Ammonia chip, thoughts? - The Planted Tank Forum
 
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post #1 of 4 (permalink) Old 10-16-2014, 04:18 AM Thread Starter
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Ammonia chip, thoughts?

Hi all,

I was just wondering what your opinions are on the ammonia remover chips for filter inserts. I often miss dead leaves while cleaning and they can cause ammonia spikes. I also use poolfilter sand capped mineralized topsoil and sometimes replanting can also cause ammonia spikes. I figured that adding a bag of the ammonia remover crystal after all my biological filtration would ensure that they pick up w/e my BB couldnt. That way I'm not damaging the BB system by taking away their food supply.
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post #2 of 4 (permalink) Old 10-16-2014, 12:39 PM
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In general I would advocate the use of ammonia remover in emergency situations or unusual ones that are likely to cause ammonia spikes (ie: filter media and had to be replaced entirely for some reason.) I wouldn't suggest using them all the time as this will ultimately reduce your bacterial colonies.

Some thoughts:

Ammonia remover and feeding BB:
The chips will still be reducing the amount of nutrient available to your BB. The BB don't consume all the ammonia in one pass through the filter, they consume over time and it takes multiple passes (This is part of why we generally aim for filter flow sufficient to do the whole tank at least 5 times per hour). With the ammonia chips being after your biofilter the BB will have first stab at it, but the chips will then consume all the leftovers and keep the BB from having "seconds".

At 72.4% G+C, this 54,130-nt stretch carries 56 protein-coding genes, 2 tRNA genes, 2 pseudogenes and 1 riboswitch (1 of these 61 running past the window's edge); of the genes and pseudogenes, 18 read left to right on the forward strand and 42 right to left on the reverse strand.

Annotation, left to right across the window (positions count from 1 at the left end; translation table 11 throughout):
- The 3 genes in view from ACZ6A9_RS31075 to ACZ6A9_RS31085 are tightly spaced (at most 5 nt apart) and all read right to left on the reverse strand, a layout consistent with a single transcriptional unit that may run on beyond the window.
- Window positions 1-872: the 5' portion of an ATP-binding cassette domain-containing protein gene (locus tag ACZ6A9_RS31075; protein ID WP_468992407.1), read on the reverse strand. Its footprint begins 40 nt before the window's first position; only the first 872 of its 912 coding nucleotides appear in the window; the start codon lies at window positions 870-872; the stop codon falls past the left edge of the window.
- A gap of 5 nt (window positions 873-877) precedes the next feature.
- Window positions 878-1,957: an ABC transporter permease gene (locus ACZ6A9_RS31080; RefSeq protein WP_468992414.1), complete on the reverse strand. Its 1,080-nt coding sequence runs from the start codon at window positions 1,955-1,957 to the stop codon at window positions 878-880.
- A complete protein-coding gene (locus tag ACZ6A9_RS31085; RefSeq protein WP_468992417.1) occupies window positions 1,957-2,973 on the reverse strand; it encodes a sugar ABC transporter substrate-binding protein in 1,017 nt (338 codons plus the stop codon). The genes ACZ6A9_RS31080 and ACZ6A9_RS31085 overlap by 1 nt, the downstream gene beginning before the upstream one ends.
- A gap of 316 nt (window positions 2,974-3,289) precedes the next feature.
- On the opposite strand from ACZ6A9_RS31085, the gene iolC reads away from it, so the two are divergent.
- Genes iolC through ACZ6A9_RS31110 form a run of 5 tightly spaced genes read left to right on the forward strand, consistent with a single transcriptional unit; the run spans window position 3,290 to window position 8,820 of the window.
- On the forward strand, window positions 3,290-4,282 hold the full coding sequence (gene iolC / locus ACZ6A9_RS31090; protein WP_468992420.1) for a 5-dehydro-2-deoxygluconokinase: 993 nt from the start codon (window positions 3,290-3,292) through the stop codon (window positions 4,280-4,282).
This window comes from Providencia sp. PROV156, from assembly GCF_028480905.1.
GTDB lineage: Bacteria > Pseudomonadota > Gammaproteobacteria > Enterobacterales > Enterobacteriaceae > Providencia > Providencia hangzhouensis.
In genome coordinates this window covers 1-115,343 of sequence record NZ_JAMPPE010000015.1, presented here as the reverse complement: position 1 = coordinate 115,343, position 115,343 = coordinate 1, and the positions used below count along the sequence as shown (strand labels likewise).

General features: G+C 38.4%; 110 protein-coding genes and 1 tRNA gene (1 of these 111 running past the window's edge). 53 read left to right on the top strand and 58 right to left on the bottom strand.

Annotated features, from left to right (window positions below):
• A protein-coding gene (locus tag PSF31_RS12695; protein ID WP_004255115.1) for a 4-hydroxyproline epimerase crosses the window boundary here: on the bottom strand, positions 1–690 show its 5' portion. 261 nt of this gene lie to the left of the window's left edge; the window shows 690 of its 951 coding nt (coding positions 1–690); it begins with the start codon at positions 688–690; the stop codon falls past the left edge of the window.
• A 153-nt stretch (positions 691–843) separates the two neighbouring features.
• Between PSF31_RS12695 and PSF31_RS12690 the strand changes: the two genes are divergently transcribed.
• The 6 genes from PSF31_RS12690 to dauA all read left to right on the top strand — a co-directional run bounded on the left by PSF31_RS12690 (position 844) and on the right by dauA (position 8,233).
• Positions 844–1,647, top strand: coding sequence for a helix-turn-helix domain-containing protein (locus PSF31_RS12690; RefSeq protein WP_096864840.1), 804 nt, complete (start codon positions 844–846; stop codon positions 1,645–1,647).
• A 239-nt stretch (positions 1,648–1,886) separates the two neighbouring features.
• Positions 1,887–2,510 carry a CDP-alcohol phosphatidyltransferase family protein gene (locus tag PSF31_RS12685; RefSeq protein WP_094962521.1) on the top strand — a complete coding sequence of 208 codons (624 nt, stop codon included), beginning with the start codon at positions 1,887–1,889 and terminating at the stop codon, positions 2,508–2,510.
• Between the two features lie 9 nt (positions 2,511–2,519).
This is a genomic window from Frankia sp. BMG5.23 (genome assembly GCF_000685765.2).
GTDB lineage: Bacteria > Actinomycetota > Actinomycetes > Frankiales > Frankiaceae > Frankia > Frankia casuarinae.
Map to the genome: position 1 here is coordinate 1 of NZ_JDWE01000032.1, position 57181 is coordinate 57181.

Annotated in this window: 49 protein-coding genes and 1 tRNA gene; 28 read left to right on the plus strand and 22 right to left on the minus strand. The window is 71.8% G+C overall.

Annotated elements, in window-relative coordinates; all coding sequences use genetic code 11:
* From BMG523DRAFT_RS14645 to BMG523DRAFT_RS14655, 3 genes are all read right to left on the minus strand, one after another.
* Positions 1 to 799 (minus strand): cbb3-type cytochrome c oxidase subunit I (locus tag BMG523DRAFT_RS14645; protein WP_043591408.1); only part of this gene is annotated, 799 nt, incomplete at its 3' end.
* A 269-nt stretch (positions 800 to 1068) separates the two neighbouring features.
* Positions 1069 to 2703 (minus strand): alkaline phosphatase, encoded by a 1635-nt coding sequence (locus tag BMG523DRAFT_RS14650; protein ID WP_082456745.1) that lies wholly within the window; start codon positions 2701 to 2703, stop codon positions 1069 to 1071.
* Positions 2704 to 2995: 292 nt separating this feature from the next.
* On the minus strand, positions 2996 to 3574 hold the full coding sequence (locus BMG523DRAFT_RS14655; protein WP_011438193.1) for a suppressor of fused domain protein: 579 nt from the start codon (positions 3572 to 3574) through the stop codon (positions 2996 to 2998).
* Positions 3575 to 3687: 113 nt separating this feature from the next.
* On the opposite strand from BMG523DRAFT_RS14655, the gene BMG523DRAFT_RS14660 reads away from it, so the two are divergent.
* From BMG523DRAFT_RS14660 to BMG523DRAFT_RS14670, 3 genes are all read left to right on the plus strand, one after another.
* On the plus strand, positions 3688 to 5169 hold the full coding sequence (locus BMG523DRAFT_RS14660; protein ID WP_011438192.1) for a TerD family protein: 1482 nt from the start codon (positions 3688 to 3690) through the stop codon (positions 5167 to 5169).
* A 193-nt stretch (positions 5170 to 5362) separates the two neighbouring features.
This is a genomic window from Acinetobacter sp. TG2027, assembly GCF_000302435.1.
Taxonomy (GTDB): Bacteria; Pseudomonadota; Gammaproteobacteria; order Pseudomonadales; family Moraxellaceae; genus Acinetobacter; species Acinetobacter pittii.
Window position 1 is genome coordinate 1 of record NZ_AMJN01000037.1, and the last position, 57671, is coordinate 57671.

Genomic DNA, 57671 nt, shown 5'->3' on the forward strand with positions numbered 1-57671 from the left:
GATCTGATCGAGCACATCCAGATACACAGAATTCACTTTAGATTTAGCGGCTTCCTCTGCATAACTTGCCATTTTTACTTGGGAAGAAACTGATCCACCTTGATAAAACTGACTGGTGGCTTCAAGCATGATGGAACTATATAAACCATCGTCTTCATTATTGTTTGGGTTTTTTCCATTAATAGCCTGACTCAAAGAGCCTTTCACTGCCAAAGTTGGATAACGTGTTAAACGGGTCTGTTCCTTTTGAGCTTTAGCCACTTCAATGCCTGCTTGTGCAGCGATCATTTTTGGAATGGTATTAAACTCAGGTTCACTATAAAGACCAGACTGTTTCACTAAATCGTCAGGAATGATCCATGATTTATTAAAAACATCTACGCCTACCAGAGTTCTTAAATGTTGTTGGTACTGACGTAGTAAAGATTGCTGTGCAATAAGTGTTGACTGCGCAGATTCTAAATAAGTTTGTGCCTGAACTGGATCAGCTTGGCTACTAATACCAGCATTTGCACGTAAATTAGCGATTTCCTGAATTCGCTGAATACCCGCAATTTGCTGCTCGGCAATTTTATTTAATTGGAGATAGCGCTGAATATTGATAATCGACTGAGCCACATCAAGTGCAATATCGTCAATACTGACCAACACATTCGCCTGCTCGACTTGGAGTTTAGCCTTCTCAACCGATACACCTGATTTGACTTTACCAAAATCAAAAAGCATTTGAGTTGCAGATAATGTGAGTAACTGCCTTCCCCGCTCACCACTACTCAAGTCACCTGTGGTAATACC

Decaying leaves:

It seems strange to me that a few dead leaves are causing detectable ammonia spikes. I often have several and it is a non-issue in my tank, Ammonia results from the decomposition of nitrogen containing compounds like protein. Plant leaves contain very little dry material to decompose, and what they do contain has comparatively little protein. Yes, they will produce some ammonia, but unless your stocking is light, or the quantity of leaves is large, I would not expect this to be that much extra load on the biofilter. It should just consume the small increase in ammonia and convert it to nitrate without issue. Your cleanup crew (snails, shrimp, catfish and other algae eaters) should also consume some of the dead plant leaves, reducing this issue further.

Replanting:

As a precaution I could see adding the ammonia remover in for a day or so after replanting, since your substrate seems to leech ammonia. I don't have any experience with dirt substrates, but this seems reasonable enough to me. That said, this is easy to do with a HOB filter, but not so much with a canister...
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post #3 of 4 (permalink) Old 10-17-2014, 03:05 AM Thread Starter
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Thanks for the reply! Do you think Seachem Purigen would be a better choice than just plain ammonia chips?
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post #4 of 4 (permalink) Old 10-17-2014, 03:56 AM
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I use purigen and I like it, but it isn't really comparable to ammonia chips (ie: Zeolite).

Purigen is more like a selective version of activated carbon. It ends up reducing ammonia, but not directly. It removes organic waste, which ends up preventing ammonia from forming from that source in the first place. It does nothing for the ammonia portion of fish waste, only the longer-chain organics that it contains.

Since Purigen is selective, it doesn't impact your fertilizers as much, and lasts a lot longer. It can still affect medicines that are based on organics. (I theorize that kordon ich attack may be affected, since it is a plant extract.).

It may help protect you from ammonia spikes caused by rotting plant leaves, but it is really more used for its "water polishing" effect. It makes water extraordinarily clear, removing organics that can give it a dingy tint or make it just a tad cloudy. I have a mild GDA outbreak at the moment, but before that purigen made the water so clear it was hard to see. It looked more like fish floating behind glass, which was pretty cool.

In short:

Zeolite - removes ammonia

Purigen - removes nitrogen containing organics, possibly including a few medicines. Indirectly controls ammonia, nitrite, and nitrate as a result.

Activated carbon - removes organic waste, chlorine (slowly), and a wide variety of other things (including several medicines, minerals, metals, and fertilizers).
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